Surviving the Camps is an intriguing study of life in the Nazi concentration camps during World War II. Paul R. Bartrop responds to earlier scholarly evaluations with the theory that the formation of a prisoner social system based on cooperation and mutual aid served as a positive force that, to a substantial degree, countered the structure imposed on the prisoners by the Nazis. Bartrop concludes that only group solidarity could alleviate the problems of living in a social environment as extreme as the concentration camp. Analyzing the testimonial accounts of many concentration camp survivors, Surviving the Camps will be an excellent source for academic historians, psychologists, and professors of Jewish and Holocaust studies.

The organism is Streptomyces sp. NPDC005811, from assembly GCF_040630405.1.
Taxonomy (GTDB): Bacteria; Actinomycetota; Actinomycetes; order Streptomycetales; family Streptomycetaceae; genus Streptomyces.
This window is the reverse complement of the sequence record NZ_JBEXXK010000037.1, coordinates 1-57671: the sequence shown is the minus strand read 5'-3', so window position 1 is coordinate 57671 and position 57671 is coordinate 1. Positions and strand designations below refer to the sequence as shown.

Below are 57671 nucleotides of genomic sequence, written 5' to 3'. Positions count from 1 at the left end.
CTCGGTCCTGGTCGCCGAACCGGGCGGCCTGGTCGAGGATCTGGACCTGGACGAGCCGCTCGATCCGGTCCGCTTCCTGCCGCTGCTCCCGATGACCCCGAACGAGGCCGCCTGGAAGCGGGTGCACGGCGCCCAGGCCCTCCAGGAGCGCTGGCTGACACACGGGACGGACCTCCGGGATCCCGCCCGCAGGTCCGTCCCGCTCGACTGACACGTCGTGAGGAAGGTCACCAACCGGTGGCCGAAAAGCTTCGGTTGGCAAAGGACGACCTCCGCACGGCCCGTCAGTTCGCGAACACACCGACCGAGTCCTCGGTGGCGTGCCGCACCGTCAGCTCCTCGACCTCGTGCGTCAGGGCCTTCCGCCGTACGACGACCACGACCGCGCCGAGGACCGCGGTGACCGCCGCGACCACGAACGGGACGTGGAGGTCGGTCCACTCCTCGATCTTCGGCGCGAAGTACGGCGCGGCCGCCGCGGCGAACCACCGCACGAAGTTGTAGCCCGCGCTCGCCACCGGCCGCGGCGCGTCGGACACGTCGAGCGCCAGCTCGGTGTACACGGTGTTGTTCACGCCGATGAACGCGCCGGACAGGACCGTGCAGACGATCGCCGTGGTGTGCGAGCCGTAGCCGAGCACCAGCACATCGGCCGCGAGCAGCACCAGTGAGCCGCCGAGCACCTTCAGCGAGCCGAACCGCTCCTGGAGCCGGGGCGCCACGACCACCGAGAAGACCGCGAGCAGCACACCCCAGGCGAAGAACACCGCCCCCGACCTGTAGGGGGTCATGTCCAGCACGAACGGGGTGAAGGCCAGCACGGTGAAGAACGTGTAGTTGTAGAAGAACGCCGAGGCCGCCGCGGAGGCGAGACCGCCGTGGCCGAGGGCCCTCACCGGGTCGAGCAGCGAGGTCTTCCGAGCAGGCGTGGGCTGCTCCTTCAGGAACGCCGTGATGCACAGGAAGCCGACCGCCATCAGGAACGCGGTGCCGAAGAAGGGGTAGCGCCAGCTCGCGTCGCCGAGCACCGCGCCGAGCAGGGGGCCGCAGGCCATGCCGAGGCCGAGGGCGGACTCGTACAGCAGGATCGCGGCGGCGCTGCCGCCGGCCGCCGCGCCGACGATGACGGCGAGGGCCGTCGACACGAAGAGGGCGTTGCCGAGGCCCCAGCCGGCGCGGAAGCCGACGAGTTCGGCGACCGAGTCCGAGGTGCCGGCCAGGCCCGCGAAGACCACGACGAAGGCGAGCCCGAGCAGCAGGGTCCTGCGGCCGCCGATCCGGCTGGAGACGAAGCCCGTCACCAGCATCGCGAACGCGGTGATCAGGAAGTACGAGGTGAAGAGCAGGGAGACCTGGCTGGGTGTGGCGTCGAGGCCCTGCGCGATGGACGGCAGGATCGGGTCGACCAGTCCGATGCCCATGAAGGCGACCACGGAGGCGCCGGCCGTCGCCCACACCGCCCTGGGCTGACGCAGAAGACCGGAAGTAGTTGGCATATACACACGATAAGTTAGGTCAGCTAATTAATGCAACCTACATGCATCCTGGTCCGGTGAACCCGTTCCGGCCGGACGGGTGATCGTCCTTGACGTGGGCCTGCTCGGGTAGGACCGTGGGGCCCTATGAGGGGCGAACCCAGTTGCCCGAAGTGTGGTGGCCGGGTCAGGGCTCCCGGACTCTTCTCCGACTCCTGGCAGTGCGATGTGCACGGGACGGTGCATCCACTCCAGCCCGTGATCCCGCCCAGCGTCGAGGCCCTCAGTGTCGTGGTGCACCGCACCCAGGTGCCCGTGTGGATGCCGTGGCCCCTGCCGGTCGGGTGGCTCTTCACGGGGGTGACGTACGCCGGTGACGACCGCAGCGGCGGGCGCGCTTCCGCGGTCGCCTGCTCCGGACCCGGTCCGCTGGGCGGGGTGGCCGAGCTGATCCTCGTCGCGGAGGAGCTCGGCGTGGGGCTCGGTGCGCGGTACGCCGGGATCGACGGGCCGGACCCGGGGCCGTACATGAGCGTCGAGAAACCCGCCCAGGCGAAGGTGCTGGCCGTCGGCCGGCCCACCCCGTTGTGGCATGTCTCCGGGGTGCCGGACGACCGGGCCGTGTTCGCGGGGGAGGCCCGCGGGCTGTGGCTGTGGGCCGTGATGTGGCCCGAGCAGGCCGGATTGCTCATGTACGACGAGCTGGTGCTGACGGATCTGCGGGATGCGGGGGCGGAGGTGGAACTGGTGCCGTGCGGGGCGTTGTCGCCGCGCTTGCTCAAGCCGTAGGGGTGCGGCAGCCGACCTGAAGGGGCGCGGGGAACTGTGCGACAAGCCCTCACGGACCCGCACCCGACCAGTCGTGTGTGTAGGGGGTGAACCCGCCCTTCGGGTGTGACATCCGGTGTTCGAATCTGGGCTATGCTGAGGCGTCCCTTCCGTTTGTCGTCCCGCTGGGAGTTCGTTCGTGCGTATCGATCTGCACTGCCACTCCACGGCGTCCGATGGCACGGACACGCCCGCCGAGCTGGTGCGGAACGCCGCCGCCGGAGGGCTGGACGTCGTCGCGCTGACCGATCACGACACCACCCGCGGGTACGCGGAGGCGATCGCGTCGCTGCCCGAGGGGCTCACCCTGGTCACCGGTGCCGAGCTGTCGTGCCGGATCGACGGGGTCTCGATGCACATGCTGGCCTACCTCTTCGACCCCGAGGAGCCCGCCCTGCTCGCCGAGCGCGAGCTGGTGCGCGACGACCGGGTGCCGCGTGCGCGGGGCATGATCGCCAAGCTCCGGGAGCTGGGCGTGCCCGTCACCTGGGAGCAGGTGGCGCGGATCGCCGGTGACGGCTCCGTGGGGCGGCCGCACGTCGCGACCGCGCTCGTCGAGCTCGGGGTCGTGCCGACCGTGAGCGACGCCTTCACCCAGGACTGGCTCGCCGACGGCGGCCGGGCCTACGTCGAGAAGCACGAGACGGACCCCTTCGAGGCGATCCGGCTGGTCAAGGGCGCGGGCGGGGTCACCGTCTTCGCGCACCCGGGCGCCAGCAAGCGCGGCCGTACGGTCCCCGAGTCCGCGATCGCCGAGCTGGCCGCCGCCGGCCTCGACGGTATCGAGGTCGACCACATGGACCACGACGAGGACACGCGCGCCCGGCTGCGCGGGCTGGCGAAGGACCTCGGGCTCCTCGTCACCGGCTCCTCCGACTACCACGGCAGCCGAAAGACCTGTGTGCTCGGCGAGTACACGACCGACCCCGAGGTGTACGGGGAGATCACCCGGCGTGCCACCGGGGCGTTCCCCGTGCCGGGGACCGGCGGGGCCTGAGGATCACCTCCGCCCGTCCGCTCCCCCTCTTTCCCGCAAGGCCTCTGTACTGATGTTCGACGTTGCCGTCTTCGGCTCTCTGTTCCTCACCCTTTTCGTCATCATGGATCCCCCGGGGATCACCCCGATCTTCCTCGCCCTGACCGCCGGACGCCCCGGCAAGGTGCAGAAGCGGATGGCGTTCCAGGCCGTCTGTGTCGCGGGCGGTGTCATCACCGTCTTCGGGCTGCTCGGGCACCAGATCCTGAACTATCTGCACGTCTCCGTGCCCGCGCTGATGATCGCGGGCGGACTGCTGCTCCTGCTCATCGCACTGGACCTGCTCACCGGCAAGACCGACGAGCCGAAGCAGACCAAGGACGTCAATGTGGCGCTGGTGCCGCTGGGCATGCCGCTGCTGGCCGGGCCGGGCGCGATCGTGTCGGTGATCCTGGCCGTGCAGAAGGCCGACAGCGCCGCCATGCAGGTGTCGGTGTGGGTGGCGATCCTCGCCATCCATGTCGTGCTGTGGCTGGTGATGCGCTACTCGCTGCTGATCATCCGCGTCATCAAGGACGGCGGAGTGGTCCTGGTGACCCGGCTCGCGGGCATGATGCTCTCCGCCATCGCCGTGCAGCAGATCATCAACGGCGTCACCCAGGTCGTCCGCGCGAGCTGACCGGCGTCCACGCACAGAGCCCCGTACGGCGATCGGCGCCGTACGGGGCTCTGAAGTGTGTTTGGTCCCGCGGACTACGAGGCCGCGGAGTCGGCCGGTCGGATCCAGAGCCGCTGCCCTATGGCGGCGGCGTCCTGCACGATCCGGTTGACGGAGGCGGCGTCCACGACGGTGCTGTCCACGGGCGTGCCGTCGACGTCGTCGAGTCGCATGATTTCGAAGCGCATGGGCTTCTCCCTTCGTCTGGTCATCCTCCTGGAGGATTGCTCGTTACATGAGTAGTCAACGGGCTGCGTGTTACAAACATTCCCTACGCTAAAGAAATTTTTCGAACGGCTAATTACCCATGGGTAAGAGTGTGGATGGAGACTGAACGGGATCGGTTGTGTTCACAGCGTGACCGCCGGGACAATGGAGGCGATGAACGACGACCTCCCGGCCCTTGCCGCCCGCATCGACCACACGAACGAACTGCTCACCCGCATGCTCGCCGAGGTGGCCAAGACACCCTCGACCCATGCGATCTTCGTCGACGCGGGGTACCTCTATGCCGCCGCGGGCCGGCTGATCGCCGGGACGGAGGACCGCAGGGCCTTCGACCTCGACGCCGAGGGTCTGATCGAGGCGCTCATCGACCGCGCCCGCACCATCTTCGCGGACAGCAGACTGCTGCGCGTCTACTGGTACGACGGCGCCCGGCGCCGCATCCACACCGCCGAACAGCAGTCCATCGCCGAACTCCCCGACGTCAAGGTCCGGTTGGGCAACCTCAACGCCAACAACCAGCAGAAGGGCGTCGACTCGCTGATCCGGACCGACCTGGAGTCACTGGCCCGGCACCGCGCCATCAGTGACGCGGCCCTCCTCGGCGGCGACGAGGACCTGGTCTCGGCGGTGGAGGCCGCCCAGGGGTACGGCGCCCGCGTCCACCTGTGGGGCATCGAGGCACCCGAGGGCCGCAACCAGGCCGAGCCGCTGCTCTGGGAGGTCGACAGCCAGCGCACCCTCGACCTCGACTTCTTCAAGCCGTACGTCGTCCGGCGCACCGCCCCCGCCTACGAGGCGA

|Series:||Studies in the Shoah Series|
|Edition description:||Volume No. XXIII|
|Product dimensions:||6.00(w) x 9.00(h) x 1.00(d)|
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